Most growth factor receptors and transmembrane proteins are transported to the cell surface by RAB11 isoforms. This event confers excitability to mitogenic stimulation. By deregulating this transport route, cancer cells increase the number of growth factor receptors on the plasma membrane prompting the amplification of mitogenic stimulation.
An elevated number of reports confirms the significance of the RAB11-mediated trafficking pathway in transport of pro-tumorigenic signaling receptors to cell surface. In particular, RAB11A as well as RAB11B and RAB25 enhance receptor recycling to the cell surface, and, they concomitantly decrease degradation in cytoplasm [12,43,61]. As a consequence, RAB11-mediated trafficking supports both the amplification and duration of signaling cascades by increasing receptor half-life in the plasma membrane. In addition, the directional flux of membrane cargoes from internal organelles towards the cell surface promotes directional cell migration of cancer cells and therefore their ability to invade healthy tissue and metastasize to distant sites. Accordingly, RAB11 proteins were found to recycle β1-Integrin to the plasma membrane [32,43] and in parallel their depletion blocks receptors inside cells for a longer time, with major consequences in terms of amplification of oncogenic signaling cascades [43,69,70].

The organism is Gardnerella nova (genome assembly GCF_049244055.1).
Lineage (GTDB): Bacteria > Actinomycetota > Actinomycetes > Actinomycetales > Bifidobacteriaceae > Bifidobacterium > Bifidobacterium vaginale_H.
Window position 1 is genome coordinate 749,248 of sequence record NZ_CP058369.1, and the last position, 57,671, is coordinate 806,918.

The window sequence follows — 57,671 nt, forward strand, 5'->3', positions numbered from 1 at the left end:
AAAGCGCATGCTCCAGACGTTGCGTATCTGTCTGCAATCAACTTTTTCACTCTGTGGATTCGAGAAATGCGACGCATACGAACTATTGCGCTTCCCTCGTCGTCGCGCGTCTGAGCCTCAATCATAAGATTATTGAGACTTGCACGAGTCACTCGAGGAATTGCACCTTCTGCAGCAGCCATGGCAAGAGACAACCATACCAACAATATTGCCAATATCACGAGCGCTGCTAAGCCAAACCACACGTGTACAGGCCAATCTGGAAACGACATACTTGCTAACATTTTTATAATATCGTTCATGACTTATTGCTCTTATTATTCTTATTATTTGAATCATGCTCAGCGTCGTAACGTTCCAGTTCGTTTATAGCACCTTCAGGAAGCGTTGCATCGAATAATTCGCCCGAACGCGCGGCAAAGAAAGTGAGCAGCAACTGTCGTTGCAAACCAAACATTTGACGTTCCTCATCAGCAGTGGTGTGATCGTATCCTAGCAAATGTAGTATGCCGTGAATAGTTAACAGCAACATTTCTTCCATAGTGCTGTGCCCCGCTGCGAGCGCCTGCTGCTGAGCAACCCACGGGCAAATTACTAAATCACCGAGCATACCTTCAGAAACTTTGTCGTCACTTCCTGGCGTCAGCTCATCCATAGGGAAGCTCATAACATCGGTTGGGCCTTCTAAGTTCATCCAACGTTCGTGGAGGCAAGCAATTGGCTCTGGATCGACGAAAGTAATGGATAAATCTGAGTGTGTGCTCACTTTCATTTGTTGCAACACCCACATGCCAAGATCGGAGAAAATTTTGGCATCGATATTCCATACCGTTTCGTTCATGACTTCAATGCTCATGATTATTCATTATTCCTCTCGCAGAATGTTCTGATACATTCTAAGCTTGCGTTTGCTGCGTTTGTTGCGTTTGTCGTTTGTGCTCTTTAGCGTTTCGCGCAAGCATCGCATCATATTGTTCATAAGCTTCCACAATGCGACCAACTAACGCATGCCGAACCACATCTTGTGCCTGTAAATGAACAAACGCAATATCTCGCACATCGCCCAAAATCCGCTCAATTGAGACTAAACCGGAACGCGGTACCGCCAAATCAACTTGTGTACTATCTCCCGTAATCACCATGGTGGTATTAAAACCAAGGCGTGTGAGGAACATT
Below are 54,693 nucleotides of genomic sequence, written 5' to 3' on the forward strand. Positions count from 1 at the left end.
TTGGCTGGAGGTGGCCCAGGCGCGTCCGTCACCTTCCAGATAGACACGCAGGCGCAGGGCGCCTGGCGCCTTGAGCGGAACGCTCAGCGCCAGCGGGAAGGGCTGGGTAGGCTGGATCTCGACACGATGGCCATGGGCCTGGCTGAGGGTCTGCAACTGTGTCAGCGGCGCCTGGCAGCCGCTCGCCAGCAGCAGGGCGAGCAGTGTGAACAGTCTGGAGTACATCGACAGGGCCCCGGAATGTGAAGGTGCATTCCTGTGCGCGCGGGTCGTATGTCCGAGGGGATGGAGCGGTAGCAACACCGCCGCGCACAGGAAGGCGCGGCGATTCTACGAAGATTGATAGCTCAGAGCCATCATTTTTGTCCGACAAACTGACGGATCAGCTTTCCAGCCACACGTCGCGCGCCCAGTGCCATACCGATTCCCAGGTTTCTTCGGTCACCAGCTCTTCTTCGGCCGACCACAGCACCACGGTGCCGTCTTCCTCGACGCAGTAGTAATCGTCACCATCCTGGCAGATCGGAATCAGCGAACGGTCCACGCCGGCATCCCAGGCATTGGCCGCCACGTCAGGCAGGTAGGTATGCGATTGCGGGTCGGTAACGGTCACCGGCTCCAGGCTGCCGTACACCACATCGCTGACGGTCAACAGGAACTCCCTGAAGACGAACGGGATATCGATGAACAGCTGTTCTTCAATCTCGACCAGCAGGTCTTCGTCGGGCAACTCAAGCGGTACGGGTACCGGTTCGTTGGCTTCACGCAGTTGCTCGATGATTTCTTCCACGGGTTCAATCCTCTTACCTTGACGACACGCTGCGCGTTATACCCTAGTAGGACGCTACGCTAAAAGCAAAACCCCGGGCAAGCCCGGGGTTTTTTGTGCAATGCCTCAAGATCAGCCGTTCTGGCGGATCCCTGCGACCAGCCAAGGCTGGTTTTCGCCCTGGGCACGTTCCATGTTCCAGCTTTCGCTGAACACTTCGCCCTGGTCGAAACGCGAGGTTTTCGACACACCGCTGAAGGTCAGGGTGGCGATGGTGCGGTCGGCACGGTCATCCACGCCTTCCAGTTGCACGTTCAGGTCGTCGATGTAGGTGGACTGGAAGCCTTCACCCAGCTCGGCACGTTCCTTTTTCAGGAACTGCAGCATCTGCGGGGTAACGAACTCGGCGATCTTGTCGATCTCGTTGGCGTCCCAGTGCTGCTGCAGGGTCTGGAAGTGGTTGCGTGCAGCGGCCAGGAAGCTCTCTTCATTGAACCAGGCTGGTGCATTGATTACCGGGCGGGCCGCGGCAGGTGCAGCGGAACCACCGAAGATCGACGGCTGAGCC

However, the evidence that RAB11 isoforms function both as oncogenes and tumor suppressors challenges this view, raising the possibility that in some cellular contexts, such as in the presence of massive alteration in both signaling and metabolic pathways, RAB11 might misdirect cargoes assigned to the cell surface to a different destination.
In this context, the analysis of both specific and overlapping RAB11 roles might provide novel insights into mechanisms controlling intracellular accumulation of surface proteins. As an example, RAB11A and RAB11B perform divergent roles in the regulation of PAR1 receptor trafficking by controlling either its degradation or its recycling, respectively. In the absence of RAB11B-mediated recycling, the PAR1 receptor is trafficked to autophagic organelles for degradation, a process that requires RAB11A. Accordingly, RAB11A knockdown restores PAR1 expression in silenced RAB11B cells [29].

5. RAB11 Balances Distinct Trafficking Routes with Opposing Functions